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Rivista di Angiologia
Official Journal of the , the International Union of Phlebology and the
Indexed/Abstracted in: BIOSIS Previews, Current Contents/Clinical Medicine, EMBASE, PubMed/MEDLINE, Science Citation Index Expanded (SciSearch), Scopus
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International Angiology 2008 December;27(6):475-81
Mid-term results following endovenous laser ablation (EVLA) of saphenous veins with a 980 nm diode laser
Pannier F. 1, Rabe E. 2
1 Dermatologie Kastanienhof, Köln, Germany
2 Department of Dermatology, University of Bonn, Germany
Aim. To assess the mid-term results after endovenous laser ablation (EVLA) of saphenous veins by a standardized duplex and clinical protocol.
Methods. A non-randomized prospective trial was performed. We included a total of 67 unselected legs of 65 patients with incompetent great or small saphenous veins (GSV and SSV), confirmed by duplex ultrasound. EVLA was carried out with a 980 nm diode laser in pulsed mode and using tumescent local anaesthesia. All patients were given heparin prophylaxis and compression therapy. Patients underwent standard clinical and duplex follow-up examinations with an average of 2.2 years (0.5-3.5 years) after EVLA.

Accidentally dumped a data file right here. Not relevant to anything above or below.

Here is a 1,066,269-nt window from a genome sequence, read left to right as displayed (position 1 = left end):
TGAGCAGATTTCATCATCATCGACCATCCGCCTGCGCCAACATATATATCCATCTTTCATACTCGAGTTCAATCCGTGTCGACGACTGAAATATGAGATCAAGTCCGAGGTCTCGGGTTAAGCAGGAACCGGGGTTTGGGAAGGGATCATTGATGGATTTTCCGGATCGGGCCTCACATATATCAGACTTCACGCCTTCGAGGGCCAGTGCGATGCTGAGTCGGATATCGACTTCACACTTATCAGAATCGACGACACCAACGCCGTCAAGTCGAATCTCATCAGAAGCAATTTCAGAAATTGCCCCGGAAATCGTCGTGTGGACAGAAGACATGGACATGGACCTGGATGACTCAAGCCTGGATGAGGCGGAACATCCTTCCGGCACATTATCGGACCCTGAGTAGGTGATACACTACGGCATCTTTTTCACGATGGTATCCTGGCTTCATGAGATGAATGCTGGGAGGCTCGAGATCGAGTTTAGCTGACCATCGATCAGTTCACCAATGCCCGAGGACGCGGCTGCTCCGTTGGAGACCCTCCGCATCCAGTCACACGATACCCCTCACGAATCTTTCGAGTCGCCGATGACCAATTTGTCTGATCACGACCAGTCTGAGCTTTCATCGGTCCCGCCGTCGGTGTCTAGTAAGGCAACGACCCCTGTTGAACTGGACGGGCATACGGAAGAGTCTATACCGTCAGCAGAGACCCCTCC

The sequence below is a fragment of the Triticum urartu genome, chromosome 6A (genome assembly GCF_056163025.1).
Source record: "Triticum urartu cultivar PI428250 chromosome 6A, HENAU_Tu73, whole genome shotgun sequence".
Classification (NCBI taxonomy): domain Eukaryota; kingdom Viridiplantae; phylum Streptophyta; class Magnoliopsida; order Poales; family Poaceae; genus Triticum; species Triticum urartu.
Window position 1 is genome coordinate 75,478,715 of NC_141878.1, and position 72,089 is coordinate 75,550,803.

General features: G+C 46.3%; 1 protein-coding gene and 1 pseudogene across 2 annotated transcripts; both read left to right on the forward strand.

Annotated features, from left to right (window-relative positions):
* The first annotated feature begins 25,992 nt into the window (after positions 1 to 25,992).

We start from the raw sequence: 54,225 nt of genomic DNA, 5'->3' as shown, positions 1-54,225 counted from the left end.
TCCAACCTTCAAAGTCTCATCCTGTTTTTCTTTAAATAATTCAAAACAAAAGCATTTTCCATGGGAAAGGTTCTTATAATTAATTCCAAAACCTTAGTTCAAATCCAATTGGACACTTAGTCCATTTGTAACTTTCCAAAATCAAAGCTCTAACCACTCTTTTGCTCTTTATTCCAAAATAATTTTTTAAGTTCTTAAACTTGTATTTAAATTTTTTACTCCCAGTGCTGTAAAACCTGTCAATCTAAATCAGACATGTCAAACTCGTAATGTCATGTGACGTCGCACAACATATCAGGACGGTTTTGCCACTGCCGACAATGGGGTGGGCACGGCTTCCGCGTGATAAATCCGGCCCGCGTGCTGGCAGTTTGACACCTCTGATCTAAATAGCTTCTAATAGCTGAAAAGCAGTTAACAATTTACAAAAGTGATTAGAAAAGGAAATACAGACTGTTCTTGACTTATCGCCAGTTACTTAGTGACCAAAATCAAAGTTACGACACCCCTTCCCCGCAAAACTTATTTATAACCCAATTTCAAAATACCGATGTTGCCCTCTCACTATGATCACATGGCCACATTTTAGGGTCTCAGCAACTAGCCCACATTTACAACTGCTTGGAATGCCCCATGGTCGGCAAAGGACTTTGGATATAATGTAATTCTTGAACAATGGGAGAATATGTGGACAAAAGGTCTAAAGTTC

Results. Reflux was eliminated in 59 (88.1%) of the 67 treated veins after 2.2 (SD 0.9) years with an average energy density of 48 J/cm vein (19.8-96.1, SD 13.2). 11.9% of the cases demonstrated antegrade flow without reflux. In 8 of 67 treated legs (11.9%) reflux >0.5 s was still present. In these patients the initial vein diameter was significantly (P=0.01) higher than in the successfully treated limbs. Without reflux, the majority of treated veins, 41 of 59 (69.5%), were no longer detectable by ultrasound. In all groups with still visible veins, there was a diameter reduction of about 50%. Clinical classification (CEAP) and pitting edema similarly improved in all groups, and patient satisfaction was very high across the board. Recurrent varicose veins were significantly more frequent in the reflux group. Severe complications such as deep vein thrombosis or pulmonary embolism did not occur in any of the 67 treated cases.
Conclusion. EVLA of the GSV and SSV is a minimally invasive, safe and efficient treatment option with a high mid-term success rate. Not only standardized duplex, but also clinical criteria should be used in assessing the results.